But that would not be the true, and it would only play into the hands of those who seek to stifle the privilege of free and honest self-expression. The greater the threat to net neutrality, the more the apathy towards attracting those large-scale, capital-intensive investments in access and infrastructure that should increase jobs and innovation, which translate to healthier economies.
Rather than the approach of an “unlimited access” kind of pleasure, Net Neutrality will gain sociological acceptance if presented as a public utility, with the same level of necessity as water, electricity and good roads. Maybe thinking of “water no get enemy”, you may concede that the internet, perhaps, has more risks. But who says the issue of electrocutions, falling electric poles, and the use of tar and asphalt – with their health implications – are all foregone conclusions?
Consider the economic losses to the Cameroonian people in the 94 days of the January to April shutdown, the fresher on campus who is leaving home for the first time and can show his mum and siblings his room in a 360-degree live video call on the first day in the hostel, and the possibility of an internet-assisted birth (yea, it was only a movie, but…); the tangible economic, human, and life-and-death values become undeniable.
If there had to be one, the big stumbling block for Net Neutrality would be drawing a line between unrestricted access to online behavior, and taking advantage of the internet to communicate actions legally defined as indefensible. The case of killings on Facebook easily come to mind, but as well those whose moral standing is still open to the jury – as in broadcasted suicides – are also sensitive flashpoints. Mark Zuckerberg too is having headaches about that.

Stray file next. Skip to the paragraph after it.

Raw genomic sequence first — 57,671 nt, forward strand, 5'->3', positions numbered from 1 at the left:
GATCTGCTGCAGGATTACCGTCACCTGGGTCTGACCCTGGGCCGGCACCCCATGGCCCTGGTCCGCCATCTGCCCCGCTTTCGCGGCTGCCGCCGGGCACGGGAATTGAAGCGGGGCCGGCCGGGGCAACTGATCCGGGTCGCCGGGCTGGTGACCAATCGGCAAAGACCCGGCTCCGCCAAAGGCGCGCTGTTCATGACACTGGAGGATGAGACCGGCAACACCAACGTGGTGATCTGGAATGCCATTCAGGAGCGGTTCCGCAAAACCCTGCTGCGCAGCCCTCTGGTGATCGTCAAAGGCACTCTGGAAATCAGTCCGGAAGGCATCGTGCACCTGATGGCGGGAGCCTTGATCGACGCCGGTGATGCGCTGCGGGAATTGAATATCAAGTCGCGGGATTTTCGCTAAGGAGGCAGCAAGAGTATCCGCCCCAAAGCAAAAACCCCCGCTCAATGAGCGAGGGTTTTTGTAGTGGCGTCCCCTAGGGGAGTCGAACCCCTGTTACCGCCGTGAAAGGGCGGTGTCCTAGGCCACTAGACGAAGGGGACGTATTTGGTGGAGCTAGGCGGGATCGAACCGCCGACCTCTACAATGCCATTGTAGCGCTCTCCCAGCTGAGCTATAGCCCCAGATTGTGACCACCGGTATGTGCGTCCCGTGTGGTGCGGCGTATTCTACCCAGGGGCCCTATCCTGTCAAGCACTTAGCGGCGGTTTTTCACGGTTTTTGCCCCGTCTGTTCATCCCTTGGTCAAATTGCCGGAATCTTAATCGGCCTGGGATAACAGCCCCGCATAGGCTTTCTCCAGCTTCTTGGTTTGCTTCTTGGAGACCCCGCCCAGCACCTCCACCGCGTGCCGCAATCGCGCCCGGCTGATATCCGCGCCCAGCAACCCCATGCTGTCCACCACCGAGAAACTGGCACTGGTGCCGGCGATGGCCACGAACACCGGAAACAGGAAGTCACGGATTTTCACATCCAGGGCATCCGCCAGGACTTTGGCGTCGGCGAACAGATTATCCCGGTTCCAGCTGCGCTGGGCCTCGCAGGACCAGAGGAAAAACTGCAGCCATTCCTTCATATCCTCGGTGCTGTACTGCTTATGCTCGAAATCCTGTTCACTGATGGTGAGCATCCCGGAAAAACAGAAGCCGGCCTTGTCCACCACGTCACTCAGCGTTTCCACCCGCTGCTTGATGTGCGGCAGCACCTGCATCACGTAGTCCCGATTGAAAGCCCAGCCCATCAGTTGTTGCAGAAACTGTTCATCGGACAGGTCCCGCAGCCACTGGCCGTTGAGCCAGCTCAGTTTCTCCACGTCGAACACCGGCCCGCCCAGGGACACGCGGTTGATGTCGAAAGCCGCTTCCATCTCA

How can these be tackled, without injuring the right to free access? What defines “hate and dangerous” speech? In the peculiar, multi-ethnic, religiously-conscious Nigerian case, what statements can be defined as “inflammatory” or “disrespectful to elders”? When it is time for discussions to define these terms, whose thesis should be used? There was a parallel session on these matters, but even the panelists have continued to elaborate on their divergences on twitter.
These are difficult conversations, but it is not impossible to have workable agreements. There’s not a single invention since the scientific revolution, most of which are largely taken for granted today, which has not been greeted with serious reservations, from alcohol and the printing press, through Edison’s electric bulb and even the sliced bread machine!
Nnenna and most of the other panelists were apt when they reiterated that the policy-making process would have to be a multi-stakeholder, consultative continuum. Everyone from faith-based actors, the academia, technocrats and bureaucrats would need to draw from each other around the policy table, to present evidence of what has worked and what can be worked out.
Essentially, how do we make all of the internet, work in the best possible way, for all of the people, all of the time?
DISCLAIMER: This review is only a reflection of the opinions of the Editor on some aspects of the proceedings at the IFF 2017 event. It does not in any way claim to be the definitive explanation or summary of the activities carried out and does not define the position of any of the panelists, participants, sponsors and organizers of the event, including Paradigm Initiative. The ideas and issues mentioned in this article, with some names related to them, were discussed in the open, either at plenary or parallel sessions; none were under the Chatham House rules. Hence, no legal claims can be made against the author or the proprietors of this publication based on the views expressed in this article. However, we welcome your comments and opinions on the subject, to continue the conversation. All correspondence should be referred to firstname.lastname@example.org